In Bursa, we make a small detour for the town of Iznik, ancient Nicaea, famous for its historic Iznik tile production. Nicaea is where the Ecumenical Council met and wrote the Nicean Creed. Here, we also will see the impressive ancient city walls, the ruins of Hagia Sophia Church and the Iznik Museum which has tiles and artifacts found in excavations in the city’s ancient kilns.
On the lower slopes of Uludag Mountain, we will stop for a panoramic view of Bursa, also known as “Green Bursa”, owing to its lush surrounding forest (and thus giving the term “green” to nearly everything!). Now the fourth most-populated city in Turkey, in 1335, the Ottomans selected it to establish their capital. Today, in the center of this lively and now modern city, one can see some of the finest examples of early Ottoman architecture, including the tombs of sultans who ruled before the conquest of Istanbul. We will visit the tomb of Mehmet I, the Green Tomb (Yesil Turbe), because of the green tiles covering its surface, and the Green Mosque (Yesil Camii) which is adjacent to it. Next, we visit the Grand Mosque (Ulu Camii), in the center of the city, a stone’s throw from the city’s famous bazaars. Historically, Bursa has also been the center of the silk trade for centuries; we will visit Koza Han (“Cocoon Inn”), an attractive market that still specializes in producing, dyeing and selling silk. We spend the night in Bursa. (B, L)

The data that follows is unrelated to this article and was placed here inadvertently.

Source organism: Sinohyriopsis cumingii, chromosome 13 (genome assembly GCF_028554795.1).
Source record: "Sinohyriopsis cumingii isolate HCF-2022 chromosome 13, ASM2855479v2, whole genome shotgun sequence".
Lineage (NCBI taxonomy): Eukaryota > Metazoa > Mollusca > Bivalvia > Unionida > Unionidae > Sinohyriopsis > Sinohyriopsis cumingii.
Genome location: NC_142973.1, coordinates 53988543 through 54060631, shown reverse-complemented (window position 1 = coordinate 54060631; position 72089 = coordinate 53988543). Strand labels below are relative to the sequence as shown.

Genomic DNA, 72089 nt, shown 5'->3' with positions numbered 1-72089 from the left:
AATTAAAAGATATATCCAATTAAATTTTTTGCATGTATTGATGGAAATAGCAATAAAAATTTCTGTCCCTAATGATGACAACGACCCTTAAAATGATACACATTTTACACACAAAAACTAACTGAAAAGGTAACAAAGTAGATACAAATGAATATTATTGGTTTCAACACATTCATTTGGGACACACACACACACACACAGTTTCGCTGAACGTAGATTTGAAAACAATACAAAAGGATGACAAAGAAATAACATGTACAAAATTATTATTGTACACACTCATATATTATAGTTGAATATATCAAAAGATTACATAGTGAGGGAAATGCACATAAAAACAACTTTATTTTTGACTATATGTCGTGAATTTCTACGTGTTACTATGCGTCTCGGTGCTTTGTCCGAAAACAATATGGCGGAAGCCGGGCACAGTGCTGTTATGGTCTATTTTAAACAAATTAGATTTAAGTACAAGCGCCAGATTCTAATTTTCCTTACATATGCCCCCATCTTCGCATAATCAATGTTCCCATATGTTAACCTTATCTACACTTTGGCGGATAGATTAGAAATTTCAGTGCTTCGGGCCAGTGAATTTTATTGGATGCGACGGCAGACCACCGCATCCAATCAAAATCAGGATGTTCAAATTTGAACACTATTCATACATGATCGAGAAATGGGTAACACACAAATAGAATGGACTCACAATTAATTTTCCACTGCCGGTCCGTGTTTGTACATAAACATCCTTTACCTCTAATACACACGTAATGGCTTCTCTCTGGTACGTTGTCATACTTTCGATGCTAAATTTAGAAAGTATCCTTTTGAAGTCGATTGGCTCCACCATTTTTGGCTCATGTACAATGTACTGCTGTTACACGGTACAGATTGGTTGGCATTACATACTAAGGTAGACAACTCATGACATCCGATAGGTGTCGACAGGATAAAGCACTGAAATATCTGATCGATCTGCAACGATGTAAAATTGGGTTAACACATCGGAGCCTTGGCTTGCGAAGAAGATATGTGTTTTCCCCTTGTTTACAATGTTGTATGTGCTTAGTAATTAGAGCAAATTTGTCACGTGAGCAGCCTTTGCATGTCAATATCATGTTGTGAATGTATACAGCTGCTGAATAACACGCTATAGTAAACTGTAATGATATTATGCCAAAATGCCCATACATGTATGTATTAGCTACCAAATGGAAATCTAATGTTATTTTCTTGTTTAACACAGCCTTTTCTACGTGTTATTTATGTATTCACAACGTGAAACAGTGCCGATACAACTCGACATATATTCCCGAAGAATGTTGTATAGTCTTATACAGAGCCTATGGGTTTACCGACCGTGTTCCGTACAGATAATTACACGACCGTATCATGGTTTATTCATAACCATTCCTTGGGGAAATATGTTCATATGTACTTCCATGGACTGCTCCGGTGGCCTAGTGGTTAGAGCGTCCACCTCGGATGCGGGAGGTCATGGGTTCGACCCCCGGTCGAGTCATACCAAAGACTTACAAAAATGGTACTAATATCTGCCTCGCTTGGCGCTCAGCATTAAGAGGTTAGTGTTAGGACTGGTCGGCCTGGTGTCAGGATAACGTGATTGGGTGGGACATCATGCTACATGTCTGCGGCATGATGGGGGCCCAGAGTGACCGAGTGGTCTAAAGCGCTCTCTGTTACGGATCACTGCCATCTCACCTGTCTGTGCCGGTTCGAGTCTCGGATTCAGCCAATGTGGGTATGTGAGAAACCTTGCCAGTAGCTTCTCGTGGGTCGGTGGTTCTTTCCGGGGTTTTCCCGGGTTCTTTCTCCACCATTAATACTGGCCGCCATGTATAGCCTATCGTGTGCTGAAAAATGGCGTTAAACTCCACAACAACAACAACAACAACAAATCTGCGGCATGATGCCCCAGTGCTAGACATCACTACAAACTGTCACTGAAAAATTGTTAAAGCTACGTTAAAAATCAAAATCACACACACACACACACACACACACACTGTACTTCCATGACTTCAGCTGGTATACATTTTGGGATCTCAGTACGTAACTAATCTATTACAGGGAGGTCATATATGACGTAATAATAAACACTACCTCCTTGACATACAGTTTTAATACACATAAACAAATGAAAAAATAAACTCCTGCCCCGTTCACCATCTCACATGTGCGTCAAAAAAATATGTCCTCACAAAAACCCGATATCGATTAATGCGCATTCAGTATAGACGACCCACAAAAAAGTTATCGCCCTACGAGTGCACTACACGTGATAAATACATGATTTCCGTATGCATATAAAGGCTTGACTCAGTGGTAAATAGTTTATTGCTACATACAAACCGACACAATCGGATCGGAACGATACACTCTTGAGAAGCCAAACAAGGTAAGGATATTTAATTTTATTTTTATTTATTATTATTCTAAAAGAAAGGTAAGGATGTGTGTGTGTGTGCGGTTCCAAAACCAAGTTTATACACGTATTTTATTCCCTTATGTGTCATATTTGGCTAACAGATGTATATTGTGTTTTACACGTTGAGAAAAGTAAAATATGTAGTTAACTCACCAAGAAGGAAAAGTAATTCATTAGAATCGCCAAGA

Day 5: Bursa / Akhisar (Thyatira) / Izmir (Smyrna)
In the morning, after breakfast, we begin our drive to Izmir, or Smyrna, as it was referred to in the Bible. On the way, we stop at Thyatira, one of the least-remembered of the Seven Churches today, despite its gospel being the longest. Thyatira is also mentioned in the Acts of the Apostles as the hometown of Lydia, a well-to-do purple dye merchant who gave shelter to St. Paul and his company throughout their stay in Philippi. Thyatira was founded more than 2,000 years ago and today is now known as Akhisar. Today, we visit the only site remaining from the town's less-distant past, a Byzantine basilica and a colonnaded street.
In the late afternoon, we arrive in Izmir, site of another of the Seven Churches addressed in the Book of Revelation. Today, the ancient city of Smyrna has disappeared almost completely under the modern metropolis of Izmir, yet, we will be able to visit the old agora/marketplace of classical-age Smyrna. In keeping with the theme of this tour, we visit the oldest church in Izmir, dedicated to Saint Polycarp, a disciple of St. John, who became the Bishop of Smyrna and who was martyred here in the 2nd century. This 17th century Catholic church was lavishly decorated later in the19th century. Overnight is in Izmir. (B, L)